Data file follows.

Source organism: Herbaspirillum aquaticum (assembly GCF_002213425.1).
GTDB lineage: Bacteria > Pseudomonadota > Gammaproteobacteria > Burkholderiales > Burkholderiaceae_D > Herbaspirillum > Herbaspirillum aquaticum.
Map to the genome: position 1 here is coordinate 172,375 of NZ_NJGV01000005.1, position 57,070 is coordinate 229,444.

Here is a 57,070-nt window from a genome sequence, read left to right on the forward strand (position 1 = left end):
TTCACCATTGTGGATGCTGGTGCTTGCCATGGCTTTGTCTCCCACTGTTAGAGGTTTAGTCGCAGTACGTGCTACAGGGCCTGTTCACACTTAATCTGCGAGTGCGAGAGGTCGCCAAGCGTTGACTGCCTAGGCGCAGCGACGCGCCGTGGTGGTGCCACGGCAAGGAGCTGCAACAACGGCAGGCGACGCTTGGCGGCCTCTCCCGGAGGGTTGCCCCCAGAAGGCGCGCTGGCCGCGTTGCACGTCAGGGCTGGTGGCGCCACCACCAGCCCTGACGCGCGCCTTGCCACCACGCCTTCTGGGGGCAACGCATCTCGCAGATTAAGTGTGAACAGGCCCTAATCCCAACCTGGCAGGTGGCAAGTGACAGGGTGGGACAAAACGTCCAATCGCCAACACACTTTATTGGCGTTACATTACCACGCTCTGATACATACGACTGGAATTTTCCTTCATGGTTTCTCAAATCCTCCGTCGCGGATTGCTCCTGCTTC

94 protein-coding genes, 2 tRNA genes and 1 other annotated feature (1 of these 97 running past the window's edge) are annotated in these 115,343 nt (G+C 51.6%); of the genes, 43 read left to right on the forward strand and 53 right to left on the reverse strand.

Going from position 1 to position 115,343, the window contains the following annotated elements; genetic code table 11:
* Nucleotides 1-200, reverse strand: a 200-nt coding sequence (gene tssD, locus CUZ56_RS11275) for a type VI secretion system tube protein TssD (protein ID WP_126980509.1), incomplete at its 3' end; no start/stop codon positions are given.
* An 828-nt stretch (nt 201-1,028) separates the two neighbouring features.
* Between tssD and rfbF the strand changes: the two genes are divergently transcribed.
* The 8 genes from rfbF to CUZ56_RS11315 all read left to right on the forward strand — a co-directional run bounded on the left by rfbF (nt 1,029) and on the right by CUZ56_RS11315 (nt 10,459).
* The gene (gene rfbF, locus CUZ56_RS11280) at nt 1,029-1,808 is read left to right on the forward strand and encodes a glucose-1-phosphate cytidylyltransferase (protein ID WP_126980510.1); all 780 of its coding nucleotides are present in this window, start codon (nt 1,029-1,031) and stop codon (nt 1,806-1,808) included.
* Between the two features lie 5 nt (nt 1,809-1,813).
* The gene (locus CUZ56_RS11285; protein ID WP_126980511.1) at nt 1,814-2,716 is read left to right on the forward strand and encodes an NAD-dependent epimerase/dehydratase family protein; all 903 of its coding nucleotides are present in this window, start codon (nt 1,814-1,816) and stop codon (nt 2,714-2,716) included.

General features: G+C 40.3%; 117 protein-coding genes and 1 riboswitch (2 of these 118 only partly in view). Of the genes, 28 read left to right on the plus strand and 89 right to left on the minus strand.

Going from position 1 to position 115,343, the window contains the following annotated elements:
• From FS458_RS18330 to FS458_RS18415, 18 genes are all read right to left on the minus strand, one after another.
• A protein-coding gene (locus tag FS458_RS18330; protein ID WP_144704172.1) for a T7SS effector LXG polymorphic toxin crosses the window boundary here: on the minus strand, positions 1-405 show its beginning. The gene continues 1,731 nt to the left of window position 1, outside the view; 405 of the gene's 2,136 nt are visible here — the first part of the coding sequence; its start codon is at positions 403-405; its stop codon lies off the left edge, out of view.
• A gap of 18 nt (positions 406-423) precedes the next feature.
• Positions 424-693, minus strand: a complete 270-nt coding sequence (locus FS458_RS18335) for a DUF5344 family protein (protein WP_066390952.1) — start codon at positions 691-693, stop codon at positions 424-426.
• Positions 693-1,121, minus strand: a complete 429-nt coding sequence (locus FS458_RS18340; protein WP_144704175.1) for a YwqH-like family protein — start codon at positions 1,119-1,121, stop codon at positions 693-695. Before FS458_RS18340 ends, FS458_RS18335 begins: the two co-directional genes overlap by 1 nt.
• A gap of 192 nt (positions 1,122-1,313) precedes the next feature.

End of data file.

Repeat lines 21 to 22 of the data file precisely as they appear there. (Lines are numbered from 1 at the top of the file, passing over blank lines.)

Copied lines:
• Positions 693-1,121, minus strand: a complete 429-nt coding sequence (locus FS458_RS18340; protein WP_144704175.1) for a YwqH-like family protein — start codon at positions 1,119-1,121, stop codon at positions 693-695. Before FS458_RS18340 ends, FS458_RS18335 begins: the two co-directional genes overlap by 1 nt.
• A gap of 192 nt (positions 1,122-1,313) precedes the next feature.